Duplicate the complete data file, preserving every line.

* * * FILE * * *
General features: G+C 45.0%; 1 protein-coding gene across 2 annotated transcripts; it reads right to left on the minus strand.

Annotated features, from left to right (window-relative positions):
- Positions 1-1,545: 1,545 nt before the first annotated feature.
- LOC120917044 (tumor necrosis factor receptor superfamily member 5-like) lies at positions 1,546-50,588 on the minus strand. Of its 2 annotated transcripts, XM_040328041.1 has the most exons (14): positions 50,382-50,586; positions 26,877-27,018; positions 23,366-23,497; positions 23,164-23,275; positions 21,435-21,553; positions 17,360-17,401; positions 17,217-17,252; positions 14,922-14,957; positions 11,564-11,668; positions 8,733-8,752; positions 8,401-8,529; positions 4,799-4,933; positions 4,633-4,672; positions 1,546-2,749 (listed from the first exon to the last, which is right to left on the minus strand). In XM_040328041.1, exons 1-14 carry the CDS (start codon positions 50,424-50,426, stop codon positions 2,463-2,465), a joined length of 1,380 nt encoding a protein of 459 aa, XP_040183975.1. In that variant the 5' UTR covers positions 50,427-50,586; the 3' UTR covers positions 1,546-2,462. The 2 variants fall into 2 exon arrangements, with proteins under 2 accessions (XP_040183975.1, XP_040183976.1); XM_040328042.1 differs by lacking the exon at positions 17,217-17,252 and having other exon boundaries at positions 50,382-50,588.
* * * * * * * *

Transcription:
General features: G+C 45.0%; 1 protein-coding gene across 2 annotated transcripts; it reads right to left on the minus strand.

Annotated features, from left to right (window-relative positions):
- Positions 1-1,545: 1,545 nt before the first annotated feature.
- LOC120917044 (tumor necrosis factor receptor superfamily member 5-like) lies at positions 1,546-50,588 on the minus strand. Of its 2 annotated transcripts, XM_040328041.1 has the most exons (14): positions 50,382-50,586; positions 26,877-27,018; positions 23,366-23,497; positions 23,164-23,275; positions 21,435-21,553; positions 17,360-17,401; positions 17,217-17,252; positions 14,922-14,957; positions 11,564-11,668; positions 8,733-8,752; positions 8,401-8,529; positions 4,799-4,933; positions 4,633-4,672; positions 1,546-2,749 (listed from the first exon to the last, which is right to left on the minus strand). In XM_040328041.1, exons 1-14 carry the CDS (start codon positions 50,424-50,426, stop codon positions 2,463-2,465), a joined length of 1,380 nt encoding a protein of 459 aa, XP_040183975.1. In that variant the 5' UTR covers positions 50,427-50,586; the 3' UTR covers positions 1,546-2,462. The 2 variants fall into 2 exon arrangements, with proteins under 2 accessions (XP_040183975.1, XP_040183976.1); XM_040328042.1 differs by lacking the exon at positions 17,217-17,252 and having other exon boundaries at positions 50,382-50,588.